Karen Jackson, 57, died as a result of an accident after she drowned in the River Goyt in Stockport, Greater Manchester, an inquest heard. However, Karen had bronchitis and struggled with her weight so questions remain about how she managed to get to the river – a tributary of the River Mersey – late one night in May 2021.
CCTV footage showed a figure believed to be Karen walking alone towards a ginnel leading to the river on the night of her death.
Stockport Coroner’s Court heard Karen was found in the river near an access point some hours later by a dog walker.
Her coat, training shoes, phone, umbrella and a bag containing her personal items were found neatly placed nearby.
Alison Mutch, senior coroner for South Manchester, said the cause of death was drowning and, because there was no evidence Karen had taken her own life, the death was “accidental”.
She added there was no third-party involvement or suspicious circumstances surrounding the death, Manchester Evening News says.
PC David Wood, Greater Manchester Police coroner’s officer, said concerns about how Karen got to the river from her home 2.5 miles away in the Offerton area were flagged to the senior investigating officer.
They, however, were not deemed to be of significance.
The court heard Karen suffered from bipolar affective disorder and had been under the care of Stockport’s Community Mental Health Team until 2013 before transitioning to a new PPS (the Mental Health Prevention and Personalisation Service) in the town.
The service was set up to help people remain in the community and Karen was one of its first users.
PPS pathway recovery worker Barry Tyldsley was helping Karen and had regular contact with her until her death.
He said: “When lockdown came in March 2020 she found it difficult because she was advised to shield as a result of her breathing difficulties and her weight.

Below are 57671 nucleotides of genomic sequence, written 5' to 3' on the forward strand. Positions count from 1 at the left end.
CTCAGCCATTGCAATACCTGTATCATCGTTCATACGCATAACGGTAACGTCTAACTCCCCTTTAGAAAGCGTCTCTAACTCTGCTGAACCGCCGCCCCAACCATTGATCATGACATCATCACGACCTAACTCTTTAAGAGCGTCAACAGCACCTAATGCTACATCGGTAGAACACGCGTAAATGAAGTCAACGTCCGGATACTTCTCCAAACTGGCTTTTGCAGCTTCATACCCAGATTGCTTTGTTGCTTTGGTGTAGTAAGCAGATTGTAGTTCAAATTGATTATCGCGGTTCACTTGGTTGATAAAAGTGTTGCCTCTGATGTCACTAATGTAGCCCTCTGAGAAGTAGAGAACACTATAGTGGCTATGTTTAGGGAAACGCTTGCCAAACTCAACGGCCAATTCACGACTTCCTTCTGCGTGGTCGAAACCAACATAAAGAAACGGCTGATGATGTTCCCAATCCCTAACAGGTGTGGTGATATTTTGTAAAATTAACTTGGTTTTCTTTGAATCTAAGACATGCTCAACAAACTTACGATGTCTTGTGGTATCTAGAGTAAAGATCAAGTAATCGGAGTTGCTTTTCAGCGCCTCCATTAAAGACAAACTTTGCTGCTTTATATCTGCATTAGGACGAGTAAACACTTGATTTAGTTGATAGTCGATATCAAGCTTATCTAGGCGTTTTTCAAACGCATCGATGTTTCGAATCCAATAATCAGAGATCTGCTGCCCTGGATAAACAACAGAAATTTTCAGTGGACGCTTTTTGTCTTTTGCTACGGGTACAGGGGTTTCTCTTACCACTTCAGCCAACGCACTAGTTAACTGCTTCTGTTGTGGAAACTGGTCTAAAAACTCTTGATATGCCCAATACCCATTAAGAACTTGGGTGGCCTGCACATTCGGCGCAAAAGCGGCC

“She was part of that vulnerable group.
“She was very conscious of her condition and adhered to all the restrictions. But her anxieties were raised and she absolutely isolated herself.
“I increased my support, helped with her shopping and collecting medication and had regular telephone contact as a way of managing that anxiety.”
He said that, in 2021, she was still feeling “pretty isolated” and was reluctant to meet up with people.
Mr Tyldsley said that, the day before Karen died, he emailed the Community Mental Health Team to ask for a clinical review and assessment.
Because she had never mentioned taking her own life and had re-started taking medication for psychotic episodes, her case was not deemed urgent.
Speaking after the inquest, her two friends Nicki and Susan Harrison told how Karen had previously worked as a doctor’s receptionist and in retail. She had also taught English as a foreign language.
Nicki said: “She was the best of friends with everyone. She was funny, intelligent and an amazing person to know.
“Obviously she had mental health problems, but that was only a small part of who she was.
“Most of her friends were longstanding. Sue knew her for 35 years, and I’ve known her for 30 years. Her best friend in Spain has also known her for 30 years.”